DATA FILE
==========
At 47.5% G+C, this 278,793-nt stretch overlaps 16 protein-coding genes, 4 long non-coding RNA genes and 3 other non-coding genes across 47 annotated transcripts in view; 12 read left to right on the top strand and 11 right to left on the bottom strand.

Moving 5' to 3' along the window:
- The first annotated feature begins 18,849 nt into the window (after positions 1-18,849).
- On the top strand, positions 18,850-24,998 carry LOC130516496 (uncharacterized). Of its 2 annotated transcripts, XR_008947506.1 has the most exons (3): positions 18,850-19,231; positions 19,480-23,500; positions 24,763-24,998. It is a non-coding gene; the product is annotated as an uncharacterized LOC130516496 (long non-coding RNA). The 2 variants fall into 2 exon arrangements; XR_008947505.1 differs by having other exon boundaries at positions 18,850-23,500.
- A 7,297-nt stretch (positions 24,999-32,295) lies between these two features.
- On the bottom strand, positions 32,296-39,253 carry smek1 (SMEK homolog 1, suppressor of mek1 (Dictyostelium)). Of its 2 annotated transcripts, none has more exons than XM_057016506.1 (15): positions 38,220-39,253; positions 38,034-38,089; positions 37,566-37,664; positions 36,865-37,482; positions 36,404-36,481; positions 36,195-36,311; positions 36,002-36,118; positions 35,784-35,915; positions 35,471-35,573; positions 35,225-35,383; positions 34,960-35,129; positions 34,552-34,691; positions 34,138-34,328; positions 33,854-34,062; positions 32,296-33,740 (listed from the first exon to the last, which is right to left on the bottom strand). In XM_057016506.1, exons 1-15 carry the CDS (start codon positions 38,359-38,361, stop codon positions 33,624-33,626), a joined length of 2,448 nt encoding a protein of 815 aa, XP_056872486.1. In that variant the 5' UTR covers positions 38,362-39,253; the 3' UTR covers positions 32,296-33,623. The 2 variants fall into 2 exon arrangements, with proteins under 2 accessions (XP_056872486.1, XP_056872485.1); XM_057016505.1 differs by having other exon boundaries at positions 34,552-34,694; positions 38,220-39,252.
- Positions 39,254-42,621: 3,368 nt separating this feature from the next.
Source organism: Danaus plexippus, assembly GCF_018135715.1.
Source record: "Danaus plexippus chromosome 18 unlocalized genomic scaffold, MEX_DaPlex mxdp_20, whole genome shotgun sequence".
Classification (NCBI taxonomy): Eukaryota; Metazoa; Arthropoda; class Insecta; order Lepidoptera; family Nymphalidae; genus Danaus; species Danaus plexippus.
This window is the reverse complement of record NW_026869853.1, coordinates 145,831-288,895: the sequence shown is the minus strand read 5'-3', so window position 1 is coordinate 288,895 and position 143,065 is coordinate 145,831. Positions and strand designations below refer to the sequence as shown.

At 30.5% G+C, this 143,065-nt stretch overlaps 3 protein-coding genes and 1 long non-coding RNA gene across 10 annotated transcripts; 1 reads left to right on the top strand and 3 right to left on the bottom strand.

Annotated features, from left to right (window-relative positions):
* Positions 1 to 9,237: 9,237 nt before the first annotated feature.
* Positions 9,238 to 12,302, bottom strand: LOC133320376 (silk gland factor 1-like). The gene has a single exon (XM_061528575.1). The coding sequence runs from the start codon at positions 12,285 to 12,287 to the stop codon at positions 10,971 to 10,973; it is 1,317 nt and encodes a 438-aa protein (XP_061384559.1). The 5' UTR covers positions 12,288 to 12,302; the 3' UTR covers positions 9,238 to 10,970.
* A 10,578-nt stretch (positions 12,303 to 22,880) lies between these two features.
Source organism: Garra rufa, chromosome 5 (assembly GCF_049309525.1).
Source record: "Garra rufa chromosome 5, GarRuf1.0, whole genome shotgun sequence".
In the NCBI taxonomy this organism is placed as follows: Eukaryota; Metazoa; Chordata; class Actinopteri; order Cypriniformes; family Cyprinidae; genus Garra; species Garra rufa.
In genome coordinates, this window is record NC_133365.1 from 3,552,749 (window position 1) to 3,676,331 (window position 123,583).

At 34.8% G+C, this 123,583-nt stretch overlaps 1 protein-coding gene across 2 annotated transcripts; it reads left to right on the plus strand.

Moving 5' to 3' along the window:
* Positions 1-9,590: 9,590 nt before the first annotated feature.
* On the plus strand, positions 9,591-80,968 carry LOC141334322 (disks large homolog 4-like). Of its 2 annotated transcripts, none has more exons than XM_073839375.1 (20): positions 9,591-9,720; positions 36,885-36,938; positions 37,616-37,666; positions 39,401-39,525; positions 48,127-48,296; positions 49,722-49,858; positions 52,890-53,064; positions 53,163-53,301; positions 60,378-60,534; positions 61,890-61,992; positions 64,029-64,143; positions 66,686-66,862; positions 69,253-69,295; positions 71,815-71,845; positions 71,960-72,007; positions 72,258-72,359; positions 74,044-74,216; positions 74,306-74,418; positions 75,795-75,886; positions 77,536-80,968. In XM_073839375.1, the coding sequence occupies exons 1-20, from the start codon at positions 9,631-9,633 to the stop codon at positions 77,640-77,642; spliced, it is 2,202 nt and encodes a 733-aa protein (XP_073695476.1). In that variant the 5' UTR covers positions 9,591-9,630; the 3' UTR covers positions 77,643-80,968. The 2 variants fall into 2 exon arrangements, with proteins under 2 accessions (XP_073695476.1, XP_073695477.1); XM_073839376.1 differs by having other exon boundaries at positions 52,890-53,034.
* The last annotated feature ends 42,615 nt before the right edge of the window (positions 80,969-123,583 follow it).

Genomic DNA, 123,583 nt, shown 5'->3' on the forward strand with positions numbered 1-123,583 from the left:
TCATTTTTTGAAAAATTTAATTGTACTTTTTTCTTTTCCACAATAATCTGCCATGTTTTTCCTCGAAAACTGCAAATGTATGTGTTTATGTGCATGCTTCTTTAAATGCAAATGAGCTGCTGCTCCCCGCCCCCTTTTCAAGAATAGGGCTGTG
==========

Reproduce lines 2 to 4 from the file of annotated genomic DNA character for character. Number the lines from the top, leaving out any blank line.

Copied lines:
Moving 5' to 3' along the window:
- The first annotated feature begins 18,849 nt into the window (after positions 1-18,849).
- On the top strand, positions 18,850-24,998 carry LOC130516496 (uncharacterized). Of its 2 annotated transcripts, XR_008947506.1 has the most exons (3): positions 18,850-19,231; positions 19,480-23,500; positions 24,763-24,998. It is a non-coding gene; the product is annotated as an uncharacterized LOC130516496 (long non-coding RNA). The 2 variants fall into 2 exon arrangements; XR_008947505.1 differs by having other exon boundaries at positions 18,850-23,500.